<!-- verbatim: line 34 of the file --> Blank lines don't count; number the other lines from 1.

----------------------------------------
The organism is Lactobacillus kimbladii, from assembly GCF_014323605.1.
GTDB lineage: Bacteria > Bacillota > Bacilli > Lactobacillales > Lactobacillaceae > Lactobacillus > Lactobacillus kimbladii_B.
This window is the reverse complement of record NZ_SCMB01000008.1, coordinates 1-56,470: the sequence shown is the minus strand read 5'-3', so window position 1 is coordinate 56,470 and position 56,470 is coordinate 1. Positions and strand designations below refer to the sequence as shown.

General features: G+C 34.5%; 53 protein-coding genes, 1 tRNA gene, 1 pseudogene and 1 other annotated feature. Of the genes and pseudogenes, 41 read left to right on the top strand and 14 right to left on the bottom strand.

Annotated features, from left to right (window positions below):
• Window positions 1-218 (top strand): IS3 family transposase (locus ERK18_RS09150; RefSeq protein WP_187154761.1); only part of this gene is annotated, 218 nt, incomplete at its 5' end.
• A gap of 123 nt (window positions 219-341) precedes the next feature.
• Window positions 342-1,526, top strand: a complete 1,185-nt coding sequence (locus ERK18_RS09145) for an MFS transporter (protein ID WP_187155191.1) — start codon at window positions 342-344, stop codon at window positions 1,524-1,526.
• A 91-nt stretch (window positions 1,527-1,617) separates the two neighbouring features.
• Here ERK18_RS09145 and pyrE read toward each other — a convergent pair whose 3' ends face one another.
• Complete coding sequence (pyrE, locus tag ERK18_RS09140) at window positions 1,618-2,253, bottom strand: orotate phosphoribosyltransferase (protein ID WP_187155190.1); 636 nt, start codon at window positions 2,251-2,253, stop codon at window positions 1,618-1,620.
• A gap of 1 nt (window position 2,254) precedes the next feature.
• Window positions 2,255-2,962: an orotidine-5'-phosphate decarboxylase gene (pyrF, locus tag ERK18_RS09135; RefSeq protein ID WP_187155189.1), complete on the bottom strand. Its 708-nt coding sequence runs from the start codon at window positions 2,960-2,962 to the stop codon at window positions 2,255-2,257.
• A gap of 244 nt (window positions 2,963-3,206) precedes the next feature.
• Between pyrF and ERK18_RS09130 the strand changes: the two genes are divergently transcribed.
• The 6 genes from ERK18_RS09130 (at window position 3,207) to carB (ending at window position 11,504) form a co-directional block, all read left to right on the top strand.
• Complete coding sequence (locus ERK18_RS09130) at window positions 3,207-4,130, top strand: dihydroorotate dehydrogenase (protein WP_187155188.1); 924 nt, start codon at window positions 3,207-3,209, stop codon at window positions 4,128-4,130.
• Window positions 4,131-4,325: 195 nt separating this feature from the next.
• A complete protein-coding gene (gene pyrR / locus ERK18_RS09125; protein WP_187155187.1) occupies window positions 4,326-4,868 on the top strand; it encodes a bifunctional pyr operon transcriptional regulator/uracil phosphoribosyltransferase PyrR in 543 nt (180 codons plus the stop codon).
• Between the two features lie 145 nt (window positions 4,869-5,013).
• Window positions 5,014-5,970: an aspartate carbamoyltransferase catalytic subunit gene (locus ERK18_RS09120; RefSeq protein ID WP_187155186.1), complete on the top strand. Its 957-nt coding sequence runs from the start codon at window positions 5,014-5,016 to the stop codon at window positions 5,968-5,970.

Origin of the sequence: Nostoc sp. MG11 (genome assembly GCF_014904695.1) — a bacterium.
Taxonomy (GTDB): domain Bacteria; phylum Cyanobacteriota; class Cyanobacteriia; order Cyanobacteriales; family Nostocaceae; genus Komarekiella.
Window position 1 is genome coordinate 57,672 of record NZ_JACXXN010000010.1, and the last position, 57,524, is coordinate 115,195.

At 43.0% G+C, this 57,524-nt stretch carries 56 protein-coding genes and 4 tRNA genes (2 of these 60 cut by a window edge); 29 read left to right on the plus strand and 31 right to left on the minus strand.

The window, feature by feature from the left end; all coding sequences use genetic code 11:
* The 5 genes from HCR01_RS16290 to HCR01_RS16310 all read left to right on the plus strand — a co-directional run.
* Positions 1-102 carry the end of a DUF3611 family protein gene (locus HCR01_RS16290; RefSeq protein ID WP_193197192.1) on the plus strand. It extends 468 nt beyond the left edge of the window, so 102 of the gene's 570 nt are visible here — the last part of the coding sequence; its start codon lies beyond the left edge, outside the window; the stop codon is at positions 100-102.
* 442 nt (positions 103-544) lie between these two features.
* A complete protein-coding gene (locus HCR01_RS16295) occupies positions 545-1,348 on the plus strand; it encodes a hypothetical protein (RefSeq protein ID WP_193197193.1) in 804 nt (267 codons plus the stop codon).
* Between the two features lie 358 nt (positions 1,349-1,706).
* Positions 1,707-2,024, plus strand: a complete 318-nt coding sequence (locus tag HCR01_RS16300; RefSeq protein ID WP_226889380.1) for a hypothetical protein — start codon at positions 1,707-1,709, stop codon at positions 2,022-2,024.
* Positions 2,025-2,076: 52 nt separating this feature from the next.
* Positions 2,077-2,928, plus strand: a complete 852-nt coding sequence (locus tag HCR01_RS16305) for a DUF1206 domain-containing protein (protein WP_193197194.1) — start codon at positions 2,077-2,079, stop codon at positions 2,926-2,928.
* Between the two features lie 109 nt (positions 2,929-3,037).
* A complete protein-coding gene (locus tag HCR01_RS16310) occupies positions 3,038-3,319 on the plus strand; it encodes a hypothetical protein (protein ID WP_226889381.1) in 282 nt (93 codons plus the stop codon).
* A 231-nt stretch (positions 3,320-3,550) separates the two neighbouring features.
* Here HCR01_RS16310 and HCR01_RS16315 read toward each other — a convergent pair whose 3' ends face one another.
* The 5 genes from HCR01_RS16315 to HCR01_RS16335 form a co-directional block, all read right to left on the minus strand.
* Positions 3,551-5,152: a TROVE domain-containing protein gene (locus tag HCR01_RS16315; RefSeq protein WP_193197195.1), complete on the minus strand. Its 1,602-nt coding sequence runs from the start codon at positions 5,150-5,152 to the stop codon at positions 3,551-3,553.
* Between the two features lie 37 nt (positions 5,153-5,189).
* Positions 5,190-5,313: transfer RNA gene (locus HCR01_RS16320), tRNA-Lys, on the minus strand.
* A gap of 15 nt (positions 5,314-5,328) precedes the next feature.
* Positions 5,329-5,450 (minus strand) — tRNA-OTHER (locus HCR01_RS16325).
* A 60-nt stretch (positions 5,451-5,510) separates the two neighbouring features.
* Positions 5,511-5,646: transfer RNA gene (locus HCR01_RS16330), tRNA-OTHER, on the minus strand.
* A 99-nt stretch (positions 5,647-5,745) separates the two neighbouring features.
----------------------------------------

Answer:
* Positions 2,077-2,928, plus strand: a complete 852-nt coding sequence (locus tag HCR01_RS16305) for a DUF1206 domain-containing protein (protein WP_193197194.1) — start codon at positions 2,077-2,079, stop codon at positions 2,926-2,928.